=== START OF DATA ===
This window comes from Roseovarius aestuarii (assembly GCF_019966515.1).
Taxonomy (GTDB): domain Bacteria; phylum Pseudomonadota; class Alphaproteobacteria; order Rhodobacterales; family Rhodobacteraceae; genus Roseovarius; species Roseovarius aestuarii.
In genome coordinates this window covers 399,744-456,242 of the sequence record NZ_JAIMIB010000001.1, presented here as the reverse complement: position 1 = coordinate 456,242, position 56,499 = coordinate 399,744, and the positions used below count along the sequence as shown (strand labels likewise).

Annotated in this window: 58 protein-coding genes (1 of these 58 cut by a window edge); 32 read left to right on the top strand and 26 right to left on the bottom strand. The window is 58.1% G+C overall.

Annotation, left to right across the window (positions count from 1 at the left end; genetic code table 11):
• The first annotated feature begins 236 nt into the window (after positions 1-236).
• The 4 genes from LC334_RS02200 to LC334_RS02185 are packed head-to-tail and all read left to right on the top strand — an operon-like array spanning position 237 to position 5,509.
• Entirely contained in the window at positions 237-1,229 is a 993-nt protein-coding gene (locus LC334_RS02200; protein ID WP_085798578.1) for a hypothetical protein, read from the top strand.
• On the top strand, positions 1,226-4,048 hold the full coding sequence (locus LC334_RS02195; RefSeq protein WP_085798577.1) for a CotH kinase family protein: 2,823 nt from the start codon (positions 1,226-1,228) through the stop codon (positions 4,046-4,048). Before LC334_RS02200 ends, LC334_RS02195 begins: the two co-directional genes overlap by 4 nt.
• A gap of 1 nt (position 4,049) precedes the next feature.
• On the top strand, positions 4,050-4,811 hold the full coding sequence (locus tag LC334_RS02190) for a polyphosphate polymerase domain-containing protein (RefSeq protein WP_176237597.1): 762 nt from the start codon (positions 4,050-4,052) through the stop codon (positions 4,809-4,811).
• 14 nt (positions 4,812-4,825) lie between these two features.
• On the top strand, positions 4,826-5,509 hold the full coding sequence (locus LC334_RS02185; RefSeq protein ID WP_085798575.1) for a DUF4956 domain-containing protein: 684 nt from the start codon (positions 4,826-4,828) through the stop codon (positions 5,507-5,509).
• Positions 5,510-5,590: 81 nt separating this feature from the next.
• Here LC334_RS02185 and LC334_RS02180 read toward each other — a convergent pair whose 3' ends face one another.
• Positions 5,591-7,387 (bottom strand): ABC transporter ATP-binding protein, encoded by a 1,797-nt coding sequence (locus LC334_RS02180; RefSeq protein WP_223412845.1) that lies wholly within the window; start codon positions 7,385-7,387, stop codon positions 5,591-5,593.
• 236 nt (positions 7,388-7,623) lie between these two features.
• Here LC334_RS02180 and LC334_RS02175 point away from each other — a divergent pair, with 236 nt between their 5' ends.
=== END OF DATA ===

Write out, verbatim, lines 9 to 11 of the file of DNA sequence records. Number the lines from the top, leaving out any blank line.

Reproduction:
• On the top strand, positions 1,226-4,048 hold the full coding sequence (locus LC334_RS02195; RefSeq protein WP_085798577.1) for a CotH kinase family protein: 2,823 nt from the start codon (positions 1,226-1,228) through the stop codon (positions 4,046-4,048). Before LC334_RS02200 ends, LC334_RS02195 begins: the two co-directional genes overlap by 4 nt.
• A gap of 1 nt (position 4,049) precedes the next feature.
• On the top strand, positions 4,050-4,811 hold the full coding sequence (locus tag LC334_RS02190) for a polyphosphate polymerase domain-containing protein (RefSeq protein WP_176237597.1): 762 nt from the start codon (positions 4,050-4,052) through the stop codon (positions 4,809-4,811).